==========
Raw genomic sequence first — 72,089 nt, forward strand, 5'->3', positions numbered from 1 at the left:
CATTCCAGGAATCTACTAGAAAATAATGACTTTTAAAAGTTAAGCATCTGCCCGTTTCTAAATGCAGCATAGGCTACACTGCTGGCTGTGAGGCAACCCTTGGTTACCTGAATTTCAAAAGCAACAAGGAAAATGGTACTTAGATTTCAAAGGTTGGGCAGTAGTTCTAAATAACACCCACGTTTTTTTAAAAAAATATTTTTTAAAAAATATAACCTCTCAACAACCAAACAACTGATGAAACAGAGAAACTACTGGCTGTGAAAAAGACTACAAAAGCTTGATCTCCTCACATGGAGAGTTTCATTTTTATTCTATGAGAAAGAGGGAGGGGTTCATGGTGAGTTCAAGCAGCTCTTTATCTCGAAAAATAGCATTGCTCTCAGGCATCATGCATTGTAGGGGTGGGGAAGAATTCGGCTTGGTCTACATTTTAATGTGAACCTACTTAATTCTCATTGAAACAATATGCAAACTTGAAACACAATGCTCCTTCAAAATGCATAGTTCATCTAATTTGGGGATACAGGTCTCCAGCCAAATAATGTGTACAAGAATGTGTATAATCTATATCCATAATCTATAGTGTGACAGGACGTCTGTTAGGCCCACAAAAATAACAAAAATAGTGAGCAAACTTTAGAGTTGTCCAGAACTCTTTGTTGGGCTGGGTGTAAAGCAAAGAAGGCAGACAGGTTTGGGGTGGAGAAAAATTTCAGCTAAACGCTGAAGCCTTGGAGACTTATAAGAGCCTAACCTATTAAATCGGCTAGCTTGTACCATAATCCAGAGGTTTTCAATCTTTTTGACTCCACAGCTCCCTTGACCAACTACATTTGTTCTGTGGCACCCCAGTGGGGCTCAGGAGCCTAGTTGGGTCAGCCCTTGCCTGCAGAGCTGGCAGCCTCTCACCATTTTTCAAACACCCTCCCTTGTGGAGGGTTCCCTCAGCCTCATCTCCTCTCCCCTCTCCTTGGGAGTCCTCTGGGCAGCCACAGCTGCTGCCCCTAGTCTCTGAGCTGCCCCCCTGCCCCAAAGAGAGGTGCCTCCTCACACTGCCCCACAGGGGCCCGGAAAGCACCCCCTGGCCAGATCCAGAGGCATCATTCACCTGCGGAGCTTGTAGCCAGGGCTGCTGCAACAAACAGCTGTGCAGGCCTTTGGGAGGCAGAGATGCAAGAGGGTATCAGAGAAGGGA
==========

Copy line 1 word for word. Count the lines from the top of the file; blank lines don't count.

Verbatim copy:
Raw genomic sequence first — 72,089 nt, forward strand, 5'->3', positions numbered from 1 at the left: